When I tried to run a regular half marathon last year for the first time in 10 years I was surprised by how much my legs had changed. Found the experience quite painful and I was walking after 15k despite being in OK shape at the time. 10k on the road is about my limit these days although offroad I could go on for much longer...
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21-07-2017, 10:15 PM,
#4
RE: Thigh July
That's very bad luck mate. I know you are wise enough not to rush back in. On the plus side, you are already in awesome shape - maybe already in marathon shape. If you go by the old adage that if you're out for X weeks it will take another X weeks of running to get back to the same level of fitness, I think you will still be in very good condition. Of course right now, we don't know the value of X. Hang in there!
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29-07-2017, 04:00 PM,
#5
RE: Thigh July
Rolling right along...sort of.

Here's the thing about no longer being in the clear-skinned blush of youth: we all know it, I suppose, but the impact of injuries is often more considerable than we care to admit. Injuries, small and large, are far more significant, and take far, far longer to heal than they did in our youth. That much is obvious, especially after you've suffered a few bouts of plantar fasciitis and so forth, but for me what's really significant about these setbacks is not just the impact on your training and fitness, but the mental anguish they cause. It's like someone pinning you to the floor and shouting in your face, "You're old! You've had it! Why bother? Just give up!" over and over again.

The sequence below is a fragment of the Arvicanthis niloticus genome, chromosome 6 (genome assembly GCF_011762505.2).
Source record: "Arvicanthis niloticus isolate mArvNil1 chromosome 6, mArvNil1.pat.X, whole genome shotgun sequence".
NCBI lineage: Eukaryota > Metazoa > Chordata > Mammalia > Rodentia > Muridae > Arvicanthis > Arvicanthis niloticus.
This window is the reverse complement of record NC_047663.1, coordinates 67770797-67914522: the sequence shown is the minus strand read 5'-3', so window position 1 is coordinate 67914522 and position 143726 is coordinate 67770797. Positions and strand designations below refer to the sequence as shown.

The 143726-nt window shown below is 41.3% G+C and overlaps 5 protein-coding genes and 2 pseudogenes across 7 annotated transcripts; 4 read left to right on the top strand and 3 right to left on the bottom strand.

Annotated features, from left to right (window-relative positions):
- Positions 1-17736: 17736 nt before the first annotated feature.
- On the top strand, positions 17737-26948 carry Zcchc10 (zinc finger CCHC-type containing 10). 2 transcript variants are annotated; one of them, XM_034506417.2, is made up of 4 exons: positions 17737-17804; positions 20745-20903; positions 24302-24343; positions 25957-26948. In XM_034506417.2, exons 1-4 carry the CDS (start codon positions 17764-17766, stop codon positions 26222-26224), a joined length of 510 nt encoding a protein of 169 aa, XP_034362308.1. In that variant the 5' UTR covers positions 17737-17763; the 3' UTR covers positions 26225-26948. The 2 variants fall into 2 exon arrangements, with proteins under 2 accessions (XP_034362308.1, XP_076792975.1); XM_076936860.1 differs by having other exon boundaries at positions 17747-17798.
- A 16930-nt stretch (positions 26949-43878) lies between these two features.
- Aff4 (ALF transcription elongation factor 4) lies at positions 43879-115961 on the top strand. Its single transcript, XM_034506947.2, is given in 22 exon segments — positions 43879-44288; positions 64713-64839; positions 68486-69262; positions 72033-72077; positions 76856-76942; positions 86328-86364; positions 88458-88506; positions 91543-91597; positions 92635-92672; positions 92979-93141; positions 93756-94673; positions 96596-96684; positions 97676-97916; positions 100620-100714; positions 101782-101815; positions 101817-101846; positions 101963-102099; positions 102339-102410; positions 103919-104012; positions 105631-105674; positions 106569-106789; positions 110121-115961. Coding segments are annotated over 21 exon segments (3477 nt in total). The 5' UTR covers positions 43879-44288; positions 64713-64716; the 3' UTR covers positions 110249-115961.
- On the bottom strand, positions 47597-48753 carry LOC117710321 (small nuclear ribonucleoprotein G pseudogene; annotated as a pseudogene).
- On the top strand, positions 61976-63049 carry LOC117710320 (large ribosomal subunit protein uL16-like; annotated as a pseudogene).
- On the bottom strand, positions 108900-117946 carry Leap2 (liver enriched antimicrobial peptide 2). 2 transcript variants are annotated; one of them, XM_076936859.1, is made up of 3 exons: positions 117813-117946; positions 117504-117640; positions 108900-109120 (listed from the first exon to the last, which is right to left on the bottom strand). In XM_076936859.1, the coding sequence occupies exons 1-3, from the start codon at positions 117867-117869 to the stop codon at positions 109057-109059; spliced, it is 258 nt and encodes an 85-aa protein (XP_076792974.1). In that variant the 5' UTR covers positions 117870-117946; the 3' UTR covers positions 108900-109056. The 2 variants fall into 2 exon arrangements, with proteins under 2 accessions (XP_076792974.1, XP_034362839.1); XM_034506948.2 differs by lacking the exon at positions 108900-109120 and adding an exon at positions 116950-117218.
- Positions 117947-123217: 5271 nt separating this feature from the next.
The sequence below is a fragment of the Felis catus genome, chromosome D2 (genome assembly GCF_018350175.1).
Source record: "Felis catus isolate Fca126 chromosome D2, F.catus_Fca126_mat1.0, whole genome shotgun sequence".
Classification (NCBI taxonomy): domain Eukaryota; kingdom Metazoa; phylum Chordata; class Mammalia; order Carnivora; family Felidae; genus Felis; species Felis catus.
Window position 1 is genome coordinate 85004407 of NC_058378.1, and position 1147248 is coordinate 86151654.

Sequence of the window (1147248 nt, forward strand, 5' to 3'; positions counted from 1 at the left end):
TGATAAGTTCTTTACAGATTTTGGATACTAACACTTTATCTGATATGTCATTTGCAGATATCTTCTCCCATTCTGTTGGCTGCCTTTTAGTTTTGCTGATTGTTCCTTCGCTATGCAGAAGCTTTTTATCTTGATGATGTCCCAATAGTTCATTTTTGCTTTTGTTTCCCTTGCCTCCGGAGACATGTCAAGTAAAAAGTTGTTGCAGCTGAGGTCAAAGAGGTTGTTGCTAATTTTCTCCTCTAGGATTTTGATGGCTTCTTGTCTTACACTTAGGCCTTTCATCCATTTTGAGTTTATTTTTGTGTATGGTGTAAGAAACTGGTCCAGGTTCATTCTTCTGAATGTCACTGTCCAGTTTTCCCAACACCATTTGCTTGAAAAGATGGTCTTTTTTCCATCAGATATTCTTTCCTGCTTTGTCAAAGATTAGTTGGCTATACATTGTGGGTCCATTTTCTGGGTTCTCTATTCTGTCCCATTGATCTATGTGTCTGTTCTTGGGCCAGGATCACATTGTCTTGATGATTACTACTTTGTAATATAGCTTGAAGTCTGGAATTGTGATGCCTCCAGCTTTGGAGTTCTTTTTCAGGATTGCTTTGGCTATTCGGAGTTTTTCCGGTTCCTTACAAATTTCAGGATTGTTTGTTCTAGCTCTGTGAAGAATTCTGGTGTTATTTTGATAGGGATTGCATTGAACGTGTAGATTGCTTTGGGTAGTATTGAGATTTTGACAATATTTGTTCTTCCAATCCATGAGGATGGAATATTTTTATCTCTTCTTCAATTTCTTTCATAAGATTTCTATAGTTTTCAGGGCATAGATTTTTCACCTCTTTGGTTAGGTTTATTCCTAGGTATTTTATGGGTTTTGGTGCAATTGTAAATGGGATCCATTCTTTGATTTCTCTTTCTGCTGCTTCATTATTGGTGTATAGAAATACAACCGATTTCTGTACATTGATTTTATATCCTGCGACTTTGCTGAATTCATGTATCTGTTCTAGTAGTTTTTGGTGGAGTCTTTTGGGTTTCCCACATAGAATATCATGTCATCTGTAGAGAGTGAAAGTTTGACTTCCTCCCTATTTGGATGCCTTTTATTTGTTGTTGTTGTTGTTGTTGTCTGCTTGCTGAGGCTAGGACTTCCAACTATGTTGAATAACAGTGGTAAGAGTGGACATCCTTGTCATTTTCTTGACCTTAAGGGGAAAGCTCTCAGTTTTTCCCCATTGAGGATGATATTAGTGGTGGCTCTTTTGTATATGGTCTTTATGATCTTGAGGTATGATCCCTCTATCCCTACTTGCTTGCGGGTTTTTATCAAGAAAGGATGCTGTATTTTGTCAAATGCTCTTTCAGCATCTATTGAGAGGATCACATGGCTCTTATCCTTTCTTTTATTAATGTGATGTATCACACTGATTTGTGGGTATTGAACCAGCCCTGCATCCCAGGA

It's often very difficult, even when the injury has healed, to overcome the burdensome inertia and mental fatigue these setbacks so often leave in their wake. And just when you most need the life-affirming vigour that regular running gives, it becomes ever more difficult to find your mojo once more. And it's very frustrating because, and let me be clear here, it's increasingly important as you age to get back on the horse (so to speak) as quickly as possible. The importance of this grows in direct proportion with the setbacks which are larger, and the recovery times which are longer, and also the fact that in terms of time it takes orders of magnitude more to return to previous levels of fitness. And the longer you put off your return to the sport, the heavier the weight of indifference becomes.

There's no easy way around this. Oh, of course the solution is simple: put on the running shoes and head out the door. But finding the enthusiasm to restart a training programme and begin working towards a goal again is daunting, and increasingly so after each setback. And it may not be just an injury of course; life has a ton of different ways of interrupting your training plans and goal-setting. Once the routine of running disappears off the calendar due to illness or injury, a small mountain of other things quickly step in to take its place. Clearing those off the overloaded schedule to slot running back in again is seemingly no simple task.